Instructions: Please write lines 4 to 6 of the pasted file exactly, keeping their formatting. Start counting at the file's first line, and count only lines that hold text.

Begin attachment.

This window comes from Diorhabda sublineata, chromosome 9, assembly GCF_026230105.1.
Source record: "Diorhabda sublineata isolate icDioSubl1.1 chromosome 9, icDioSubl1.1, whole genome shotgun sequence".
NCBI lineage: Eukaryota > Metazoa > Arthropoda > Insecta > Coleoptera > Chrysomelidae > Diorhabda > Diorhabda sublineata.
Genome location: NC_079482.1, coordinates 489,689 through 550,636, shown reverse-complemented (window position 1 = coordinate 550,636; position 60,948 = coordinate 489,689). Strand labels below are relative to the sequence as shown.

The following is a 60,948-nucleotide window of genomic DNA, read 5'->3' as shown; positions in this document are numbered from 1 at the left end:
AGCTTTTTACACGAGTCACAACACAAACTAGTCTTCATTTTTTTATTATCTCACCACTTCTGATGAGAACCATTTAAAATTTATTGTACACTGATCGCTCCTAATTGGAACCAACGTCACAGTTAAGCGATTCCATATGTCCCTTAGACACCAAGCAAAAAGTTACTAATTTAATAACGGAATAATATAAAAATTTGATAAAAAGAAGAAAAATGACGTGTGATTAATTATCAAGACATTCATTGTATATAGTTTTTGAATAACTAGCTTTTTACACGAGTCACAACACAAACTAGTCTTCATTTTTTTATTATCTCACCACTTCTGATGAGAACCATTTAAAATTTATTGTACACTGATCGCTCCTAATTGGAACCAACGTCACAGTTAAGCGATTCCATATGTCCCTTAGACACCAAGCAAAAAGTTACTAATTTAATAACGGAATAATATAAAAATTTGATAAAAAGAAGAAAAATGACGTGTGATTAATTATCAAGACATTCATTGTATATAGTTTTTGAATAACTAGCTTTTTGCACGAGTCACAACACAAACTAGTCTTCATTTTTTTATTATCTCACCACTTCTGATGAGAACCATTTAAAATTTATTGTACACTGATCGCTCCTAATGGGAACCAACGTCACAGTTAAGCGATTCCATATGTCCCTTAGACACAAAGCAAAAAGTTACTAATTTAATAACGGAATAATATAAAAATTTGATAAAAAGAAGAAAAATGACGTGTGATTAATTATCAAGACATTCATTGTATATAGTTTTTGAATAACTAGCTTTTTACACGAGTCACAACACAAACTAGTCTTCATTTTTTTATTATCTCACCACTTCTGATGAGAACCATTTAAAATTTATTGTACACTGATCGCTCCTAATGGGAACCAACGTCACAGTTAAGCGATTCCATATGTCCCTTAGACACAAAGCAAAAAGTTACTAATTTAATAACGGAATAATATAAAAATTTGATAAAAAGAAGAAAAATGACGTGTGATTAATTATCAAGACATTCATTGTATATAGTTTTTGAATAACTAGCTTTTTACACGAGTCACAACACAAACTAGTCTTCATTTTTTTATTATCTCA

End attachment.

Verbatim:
Genome location: NC_079482.1, coordinates 489,689 through 550,636, shown reverse-complemented (window position 1 = coordinate 550,636; position 60,948 = coordinate 489,689). Strand labels below are relative to the sequence as shown.

The following is a 60,948-nucleotide window of genomic DNA, read 5'->3' as shown; positions in this document are numbered from 1 at the left end:
AGCTTTTTACACGAGTCACAACACAAACTAGTCTTCATTTTTTTATTATCTCACCACTTCTGATGAGAACCATTTAAAATTTATTGTACACTGATCGCTCCTAATTGGAACCAACGTCACAGTTAAGCGATTCCATATGTCCCTTAGACACCAAGCAAAAAGTTACTAATTTAATAACGGAATAATATAAAAATTTGATAAAAAGAAGAAAAATGACGTGTGATTAATTATCAAGACATTCATTGTATATAGTTTTTGAATAACTAGCTTTTTACACGAGTCACAACACAAACTAGTCTTCATTTTTTTATTATCTCACCACTTCTGATGAGAACCATTTAAAATTTATTGTACACTGATCGCTCCTAATTGGAACCAACGTCACAGTTAAGCGATTCCATATGTCCCTTAGACACCAAGCAAAAAGTTACTAATTTAATAACGGAATAATATAAAAATTTGATAAAAAGAAGAAAAATGACGTGTGATTAATTATCAAGACATTCATTGTATATAGTTTTTGAATAACTAGCTTTTTGCACGAGTCACAACACAAACTAGTCTTCATTTTTTTATTATCTCACCACTTCTGATGAGAACCATTTAAAATTTATTGTACACTGATCGCTCCTAATGGGAACCAACGTCACAGTTAAGCGATTCCATATGTCCCTTAGACACAAAGCAAAAAGTTACTAATTTAATAACGGAATAATATAAAAATTTGATAAAAAGAAGAAAAATGACGTGTGATTAATTATCAAGACATTCATTGTATATAGTTTTTGAATAACTAGCTTTTTACACGAGTCACAACACAAACTAGTCTTCATTTTTTTATTATCTCACCACTTCTGATGAGAACCATTTAAAATTTATTGTACACTGATCGCTCCTAATGGGAACCAACGTCACAGTTAAGCGATTCCATATGTCCCTTAGACACAAAGCAAAAAGTTACTAATTTAATAACGGAATAATATAAAAATTTGATAAAAAGAAGAAAAATGACGTGTGATTAATTATCAAGACATTCATTGTATATAGTTTTTGAATAACTAGCTTTTTACACGAGTCACAACACAAACTAGTCTTCATTTTTTTATTATCTCA